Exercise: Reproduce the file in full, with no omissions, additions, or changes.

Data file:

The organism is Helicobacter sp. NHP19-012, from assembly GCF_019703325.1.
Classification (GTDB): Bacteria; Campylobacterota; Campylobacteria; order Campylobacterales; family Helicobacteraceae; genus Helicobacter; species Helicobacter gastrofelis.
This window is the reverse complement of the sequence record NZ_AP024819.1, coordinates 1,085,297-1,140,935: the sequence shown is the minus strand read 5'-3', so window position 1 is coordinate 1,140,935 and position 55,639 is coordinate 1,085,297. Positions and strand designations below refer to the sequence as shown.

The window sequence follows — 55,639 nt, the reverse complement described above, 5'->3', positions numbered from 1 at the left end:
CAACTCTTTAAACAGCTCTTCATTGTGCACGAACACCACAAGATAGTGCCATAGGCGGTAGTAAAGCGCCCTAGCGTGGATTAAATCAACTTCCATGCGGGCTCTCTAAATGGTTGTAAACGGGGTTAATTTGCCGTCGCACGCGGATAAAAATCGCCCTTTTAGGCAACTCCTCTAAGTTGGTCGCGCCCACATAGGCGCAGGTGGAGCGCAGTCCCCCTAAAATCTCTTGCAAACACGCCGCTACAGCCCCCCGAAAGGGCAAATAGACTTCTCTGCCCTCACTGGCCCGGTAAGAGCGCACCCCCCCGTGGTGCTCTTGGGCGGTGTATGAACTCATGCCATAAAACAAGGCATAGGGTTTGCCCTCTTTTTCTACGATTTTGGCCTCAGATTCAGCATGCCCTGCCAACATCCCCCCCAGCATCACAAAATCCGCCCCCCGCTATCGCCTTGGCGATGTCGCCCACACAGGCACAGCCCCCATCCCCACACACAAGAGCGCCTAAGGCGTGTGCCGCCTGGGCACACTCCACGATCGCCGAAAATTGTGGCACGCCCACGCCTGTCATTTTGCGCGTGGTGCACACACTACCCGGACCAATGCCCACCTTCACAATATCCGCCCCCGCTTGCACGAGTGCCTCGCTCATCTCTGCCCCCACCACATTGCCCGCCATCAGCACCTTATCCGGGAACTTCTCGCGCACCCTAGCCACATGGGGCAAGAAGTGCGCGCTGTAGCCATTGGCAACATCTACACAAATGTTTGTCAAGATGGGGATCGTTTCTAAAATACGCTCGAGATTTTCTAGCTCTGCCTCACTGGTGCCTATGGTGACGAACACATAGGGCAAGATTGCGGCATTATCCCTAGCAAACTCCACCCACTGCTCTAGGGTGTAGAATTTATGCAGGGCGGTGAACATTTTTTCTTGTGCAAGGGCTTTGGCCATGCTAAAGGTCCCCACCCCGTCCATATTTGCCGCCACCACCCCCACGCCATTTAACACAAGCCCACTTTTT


The organism is Helicobacter sp. NHP19-012, from assembly GCF_019703325.1.
Classification (GTDB): Bacteria; Campylobacterota; Campylobacteria; order Campylobacterales; family Helicobacteraceae; genus Helicobacter; species Helicobacter gastrofelis.
This window is the reverse complement of the sequence record NZ_AP024819.1, coordinates 1,085,297-1,140,935: the sequence shown is the minus strand read 5'-3', so window position 1 is coordinate 1,140,935 and position 55,639 is coordinate 1,085,297. Positions and strand designations below refer to the sequence as shown.

The window sequence follows — 55,639 nt, the reverse complement described above, 5'->3', positions numbered from 1 at the left end:
CAACTCTTTAAACAGCTCTTCATTGTGCACGAACACCACAAGATAGTGCCATAGGCGGTAGTAAAGCGCCCTAGCGTGGATTAAATCAACTTCCATGCGGGCTCTCTAAATGGTTGTAAACGGGGTTAATTTGCCGTCGCACGCGGATAAAAATCGCCCTTTTAGGCAACTCCTCTAAGTTGGTCGCGCCCACATAGGCGCAGGTGGAGCGCAGTCCCCCTAAAATCTCTTGCAAACACGCCGCTACAGCCCCCCGAAAGGGCAAATAGACTTCTCTGCCCTCACTGGCCCGGTAAGAGCGCACCCCCCCGTGGTGCTCTTGGGCGGTGTATGAACTCATGCCATAAAACAAGGCATAGGGTTTGCCCTCTTTTTCTACGATTTTGGCCTCAGATTCAGCATGCCCTGCCAACATCCCCCCCAGCATCACAAAATCCGCCCCCCGCTATCGCCTTGGCGATGTCGCCCACACAGGCACAGCCCCCATCCCCACACACAAGAGCGCCTAAGGCGTGTGCCGCCTGGGCACACTCCACGATCGCCGAAAATTGTGGCACGCCCACGCCTGTCATTTTGCGCGTGGTGCACACACTACCCGGACCAATGCCCACCTTCACAATATCCGCCCCCGCTTGCACGAGTGCCTCGCTCATCTCTGCCCCCACCACATTGCCCGCCATCAGCACCTTATCCGGGAACTTCTCGCGCACCCTAGCCACATGGGGCAAGAAGTGCGCGCTGTAGCCATTGGCAACATCTACACAAATGTTTGTCAAGATGGGGATCGTTTCTAAAATACGCTCGAGATTTTCTAGCTCTGCCTCACTGGTGCCTATGGTGACGAACACATAGGGCAAGATTGCGGCATTATCCCTAGCAAACTCCACCCACTGCTCTAGGGTGTAGAATTTATGCAGGGCGGTGAACATTTTTTCTTGTGCAAGGGCTTTGGCCATGCTAAAGGTCCCCACCCCGTCCATATTTGCCGCCACCACCCCCACGCCATTTAACACAAGCCCACTTTTT